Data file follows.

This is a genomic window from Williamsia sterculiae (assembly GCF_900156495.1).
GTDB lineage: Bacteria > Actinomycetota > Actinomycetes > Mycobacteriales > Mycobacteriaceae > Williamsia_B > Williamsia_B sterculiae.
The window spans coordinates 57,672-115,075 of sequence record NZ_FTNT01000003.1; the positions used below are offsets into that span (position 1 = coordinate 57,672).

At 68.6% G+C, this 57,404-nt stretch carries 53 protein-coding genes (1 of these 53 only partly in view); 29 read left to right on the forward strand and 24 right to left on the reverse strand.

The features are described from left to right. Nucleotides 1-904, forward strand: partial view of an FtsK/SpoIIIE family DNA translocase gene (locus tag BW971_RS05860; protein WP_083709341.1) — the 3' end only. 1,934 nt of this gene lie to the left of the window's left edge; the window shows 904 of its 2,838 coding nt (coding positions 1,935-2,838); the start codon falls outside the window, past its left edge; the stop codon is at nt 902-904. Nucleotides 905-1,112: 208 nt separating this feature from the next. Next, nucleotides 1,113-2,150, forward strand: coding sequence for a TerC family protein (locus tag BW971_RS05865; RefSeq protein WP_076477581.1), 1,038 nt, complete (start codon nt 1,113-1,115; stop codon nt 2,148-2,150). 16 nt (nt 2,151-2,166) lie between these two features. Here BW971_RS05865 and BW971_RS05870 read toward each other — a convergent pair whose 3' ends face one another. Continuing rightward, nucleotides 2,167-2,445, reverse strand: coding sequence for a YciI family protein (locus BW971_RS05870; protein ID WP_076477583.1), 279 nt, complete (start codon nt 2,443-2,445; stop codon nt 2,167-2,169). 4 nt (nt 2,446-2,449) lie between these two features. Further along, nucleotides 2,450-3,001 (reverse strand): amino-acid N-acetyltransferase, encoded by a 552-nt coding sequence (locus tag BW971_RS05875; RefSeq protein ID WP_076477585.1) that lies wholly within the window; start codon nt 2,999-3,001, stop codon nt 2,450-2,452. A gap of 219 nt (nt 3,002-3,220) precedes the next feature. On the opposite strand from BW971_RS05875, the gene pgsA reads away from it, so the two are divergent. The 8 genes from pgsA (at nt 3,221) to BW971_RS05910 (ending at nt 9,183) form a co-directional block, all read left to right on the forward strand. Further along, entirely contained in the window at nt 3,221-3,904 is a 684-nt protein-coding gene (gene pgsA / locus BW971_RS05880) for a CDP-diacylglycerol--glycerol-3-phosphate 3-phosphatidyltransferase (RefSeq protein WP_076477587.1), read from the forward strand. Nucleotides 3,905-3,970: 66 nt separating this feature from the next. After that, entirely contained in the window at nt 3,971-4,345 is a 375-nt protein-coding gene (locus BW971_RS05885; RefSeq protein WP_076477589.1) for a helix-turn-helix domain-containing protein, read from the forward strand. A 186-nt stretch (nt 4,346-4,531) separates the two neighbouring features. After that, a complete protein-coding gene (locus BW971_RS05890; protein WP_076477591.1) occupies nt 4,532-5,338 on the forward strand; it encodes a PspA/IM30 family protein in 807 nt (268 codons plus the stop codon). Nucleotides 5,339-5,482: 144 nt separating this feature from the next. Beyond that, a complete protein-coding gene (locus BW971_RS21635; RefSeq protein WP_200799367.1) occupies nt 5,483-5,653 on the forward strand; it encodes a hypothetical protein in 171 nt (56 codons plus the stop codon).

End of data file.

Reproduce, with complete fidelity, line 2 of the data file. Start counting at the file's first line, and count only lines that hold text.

GTDB lineage: Bacteria > Actinomycetota > Actinomycetes > Mycobacteriales > Mycobacteriaceae > Williamsia_B > Williamsia_B sterculiae.